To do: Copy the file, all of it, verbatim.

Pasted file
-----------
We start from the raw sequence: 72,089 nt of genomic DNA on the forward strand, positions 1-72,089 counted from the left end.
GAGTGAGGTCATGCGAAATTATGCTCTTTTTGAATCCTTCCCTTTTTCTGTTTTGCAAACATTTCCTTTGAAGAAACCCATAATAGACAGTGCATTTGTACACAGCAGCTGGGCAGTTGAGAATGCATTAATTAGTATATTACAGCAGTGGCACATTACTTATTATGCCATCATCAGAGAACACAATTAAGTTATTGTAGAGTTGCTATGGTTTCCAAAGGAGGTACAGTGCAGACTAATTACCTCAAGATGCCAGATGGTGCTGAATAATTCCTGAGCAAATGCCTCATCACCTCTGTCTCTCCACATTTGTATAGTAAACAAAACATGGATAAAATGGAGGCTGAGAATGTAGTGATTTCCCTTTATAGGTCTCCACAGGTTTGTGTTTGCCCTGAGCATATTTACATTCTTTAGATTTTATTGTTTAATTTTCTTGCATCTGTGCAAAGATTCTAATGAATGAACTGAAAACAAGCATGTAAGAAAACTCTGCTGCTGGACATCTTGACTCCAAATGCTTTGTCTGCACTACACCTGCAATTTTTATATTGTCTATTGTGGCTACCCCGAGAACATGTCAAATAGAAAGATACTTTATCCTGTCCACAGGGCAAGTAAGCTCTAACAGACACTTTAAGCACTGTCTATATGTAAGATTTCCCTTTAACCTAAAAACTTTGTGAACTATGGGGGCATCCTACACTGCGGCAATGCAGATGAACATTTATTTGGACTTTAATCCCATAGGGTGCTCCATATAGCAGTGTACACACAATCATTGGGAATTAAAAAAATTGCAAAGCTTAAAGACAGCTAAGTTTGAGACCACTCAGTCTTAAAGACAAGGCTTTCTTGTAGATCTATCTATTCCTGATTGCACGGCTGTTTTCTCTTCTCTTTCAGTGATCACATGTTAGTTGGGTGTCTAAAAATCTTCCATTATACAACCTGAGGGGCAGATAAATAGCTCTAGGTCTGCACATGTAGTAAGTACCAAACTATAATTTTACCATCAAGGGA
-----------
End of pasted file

We start from the raw sequence: 72,089 nt of genomic DNA on the forward strand, positions 1-72,089 counted from the left end.
GAGTGAGGTCATGCGAAATTATGCTCTTTTTGAATCCTTCCCTTTTTCTGTTTTGCAAACATTTCCTTTGAAGAAACCCATAATAGACAGTGCATTTGTACACAGCAGCTGGGCAGTTGAGAATGCATTAATTAGTATATTACAGCAGTGGCACATTACTTATTATGCCATCATCAGAGAACACAATTAAGTTATTGTAGAGTTGCTATGGTTTCCAAAGGAGGTACAGTGCAGACTAATTACCTCAAGATGCCAGATGGTGCTGAATAATTCCTGAGCAAATGCCTCATCACCTCTGTCTCTCCACATTTGTATAGTAAACAAAACATGGATAAAATGGAGGCTGAGAATGTAGTGATTTCCCTTTATAGGTCTCCACAGGTTTGTGTTTGCCCTGAGCATATTTACATTCTTTAGATTTTATTGTTTAATTTTCTTGCATCTGTGCAAAGATTCTAATGAATGAACTGAAAACAAGCATGTAAGAAAACTCTGCTGCTGGACATCTTGACTCCAAATGCTTTGTCTGCACTACACCTGCAATTTTTATATTGTCTATTGTGGCTACCCCGAGAACATGTCAAATAGAAAGATACTTTATCCTGTCCACAGGGCAAGTAAGCTCTAACAGACACTTTAAGCACTGTCTATATGTAAGATTTCCCTTTAACCTAAAAACTTTGTGAACTATGGGGGCATCCTACACTGCGGCAATGCAGATGAACATTTATTTGGACTTTAATCCCATAGGGTGCTCCATATAGCAGTGTACACACAATCATTGGGAATTAAAAAAATTGCAAAGCTTAAAGACAGCTAAGTTTGAGACCACTCAGTCTTAAAGACAAGGCTTTCTTGTAGATCTATCTATTCCTGATTGCACGGCTGTTTTCTCTTCTCTTTCAGTGATCACATGTTAGTTGGGTGTCTAAAAATCTTCCATTATACAACCTGAGGGGCAGATAAATAGCTCTAGGTCTGCACATGTAGTAAGTACCAAACTATAATTTTACCATCAAGGGA